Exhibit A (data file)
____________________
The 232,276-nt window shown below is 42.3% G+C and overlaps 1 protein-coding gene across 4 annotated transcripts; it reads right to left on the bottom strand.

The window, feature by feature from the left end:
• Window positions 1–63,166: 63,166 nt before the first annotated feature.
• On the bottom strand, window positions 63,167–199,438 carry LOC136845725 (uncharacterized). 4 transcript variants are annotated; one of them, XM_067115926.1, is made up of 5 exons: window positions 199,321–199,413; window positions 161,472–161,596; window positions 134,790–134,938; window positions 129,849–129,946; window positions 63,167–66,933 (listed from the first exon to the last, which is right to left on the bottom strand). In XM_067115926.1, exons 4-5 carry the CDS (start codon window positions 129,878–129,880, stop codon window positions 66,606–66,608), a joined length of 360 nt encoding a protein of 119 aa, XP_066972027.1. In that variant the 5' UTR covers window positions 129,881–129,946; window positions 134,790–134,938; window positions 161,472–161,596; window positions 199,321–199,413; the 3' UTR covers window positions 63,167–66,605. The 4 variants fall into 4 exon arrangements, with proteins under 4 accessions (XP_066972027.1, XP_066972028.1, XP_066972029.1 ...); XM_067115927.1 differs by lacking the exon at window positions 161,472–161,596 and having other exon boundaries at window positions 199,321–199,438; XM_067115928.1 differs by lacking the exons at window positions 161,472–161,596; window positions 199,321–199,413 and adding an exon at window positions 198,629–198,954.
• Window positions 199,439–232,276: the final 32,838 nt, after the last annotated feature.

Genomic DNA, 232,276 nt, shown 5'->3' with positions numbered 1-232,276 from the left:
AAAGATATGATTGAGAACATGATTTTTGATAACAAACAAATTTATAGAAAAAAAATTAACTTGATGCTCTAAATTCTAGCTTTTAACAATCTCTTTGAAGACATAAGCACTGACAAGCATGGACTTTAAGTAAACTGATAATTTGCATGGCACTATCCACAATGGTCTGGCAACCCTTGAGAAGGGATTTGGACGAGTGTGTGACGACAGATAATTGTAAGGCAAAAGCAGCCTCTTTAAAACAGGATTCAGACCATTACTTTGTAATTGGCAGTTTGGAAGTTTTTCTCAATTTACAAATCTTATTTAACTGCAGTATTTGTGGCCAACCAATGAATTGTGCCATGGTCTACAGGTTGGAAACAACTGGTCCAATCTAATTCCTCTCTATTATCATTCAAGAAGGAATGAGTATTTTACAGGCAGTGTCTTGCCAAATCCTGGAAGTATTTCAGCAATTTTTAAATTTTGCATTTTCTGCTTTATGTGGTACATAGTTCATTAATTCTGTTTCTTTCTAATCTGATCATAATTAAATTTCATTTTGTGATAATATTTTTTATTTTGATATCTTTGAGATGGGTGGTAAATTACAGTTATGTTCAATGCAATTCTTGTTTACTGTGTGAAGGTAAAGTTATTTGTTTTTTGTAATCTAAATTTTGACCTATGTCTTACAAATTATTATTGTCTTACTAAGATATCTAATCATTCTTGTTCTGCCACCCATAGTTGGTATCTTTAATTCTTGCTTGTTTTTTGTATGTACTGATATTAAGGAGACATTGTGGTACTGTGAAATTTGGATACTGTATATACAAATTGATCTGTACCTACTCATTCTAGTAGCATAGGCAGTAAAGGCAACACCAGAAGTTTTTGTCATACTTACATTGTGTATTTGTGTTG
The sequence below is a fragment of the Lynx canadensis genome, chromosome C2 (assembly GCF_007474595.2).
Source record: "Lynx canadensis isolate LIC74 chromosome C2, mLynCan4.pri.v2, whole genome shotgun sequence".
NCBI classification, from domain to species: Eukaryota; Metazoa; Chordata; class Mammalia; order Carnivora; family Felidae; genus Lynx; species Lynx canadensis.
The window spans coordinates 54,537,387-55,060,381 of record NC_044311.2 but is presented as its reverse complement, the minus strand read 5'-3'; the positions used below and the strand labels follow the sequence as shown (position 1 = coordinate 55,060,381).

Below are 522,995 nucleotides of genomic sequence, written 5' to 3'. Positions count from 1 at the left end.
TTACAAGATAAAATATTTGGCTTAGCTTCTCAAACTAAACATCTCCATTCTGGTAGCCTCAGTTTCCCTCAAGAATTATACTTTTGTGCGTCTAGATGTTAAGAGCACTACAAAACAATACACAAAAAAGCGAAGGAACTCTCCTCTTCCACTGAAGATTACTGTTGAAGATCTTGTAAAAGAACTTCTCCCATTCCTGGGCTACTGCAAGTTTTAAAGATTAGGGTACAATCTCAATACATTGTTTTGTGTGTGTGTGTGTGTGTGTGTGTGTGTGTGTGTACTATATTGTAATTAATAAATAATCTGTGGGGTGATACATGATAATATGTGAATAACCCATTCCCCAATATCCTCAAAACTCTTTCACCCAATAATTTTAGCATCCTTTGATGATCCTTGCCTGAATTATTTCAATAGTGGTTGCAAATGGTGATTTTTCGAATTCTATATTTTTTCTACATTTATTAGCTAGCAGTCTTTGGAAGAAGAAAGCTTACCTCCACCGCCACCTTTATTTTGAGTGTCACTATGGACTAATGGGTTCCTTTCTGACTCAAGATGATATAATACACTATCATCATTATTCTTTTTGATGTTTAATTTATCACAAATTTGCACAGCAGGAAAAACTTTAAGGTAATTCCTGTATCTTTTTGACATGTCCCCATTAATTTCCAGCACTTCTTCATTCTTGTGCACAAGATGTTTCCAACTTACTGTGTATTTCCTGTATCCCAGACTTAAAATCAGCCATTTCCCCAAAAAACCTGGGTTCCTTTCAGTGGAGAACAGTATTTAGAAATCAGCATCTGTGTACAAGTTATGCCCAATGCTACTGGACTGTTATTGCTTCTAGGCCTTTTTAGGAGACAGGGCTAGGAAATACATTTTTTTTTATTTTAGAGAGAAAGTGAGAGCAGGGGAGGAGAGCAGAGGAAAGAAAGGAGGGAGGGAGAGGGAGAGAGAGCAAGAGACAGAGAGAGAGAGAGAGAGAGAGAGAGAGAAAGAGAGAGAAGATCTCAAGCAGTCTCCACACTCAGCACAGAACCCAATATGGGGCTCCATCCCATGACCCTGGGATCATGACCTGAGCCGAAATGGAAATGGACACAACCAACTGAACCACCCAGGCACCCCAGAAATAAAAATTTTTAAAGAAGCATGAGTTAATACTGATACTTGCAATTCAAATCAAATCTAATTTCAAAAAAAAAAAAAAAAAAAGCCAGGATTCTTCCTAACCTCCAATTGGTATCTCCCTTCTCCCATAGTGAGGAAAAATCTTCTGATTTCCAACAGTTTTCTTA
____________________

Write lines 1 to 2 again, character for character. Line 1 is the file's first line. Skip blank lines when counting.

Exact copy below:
The 232,276-nt window shown below is 42.3% G+C and overlaps 1 protein-coding gene across 4 annotated transcripts; it reads right to left on the bottom strand.

The window, feature by feature from the left end: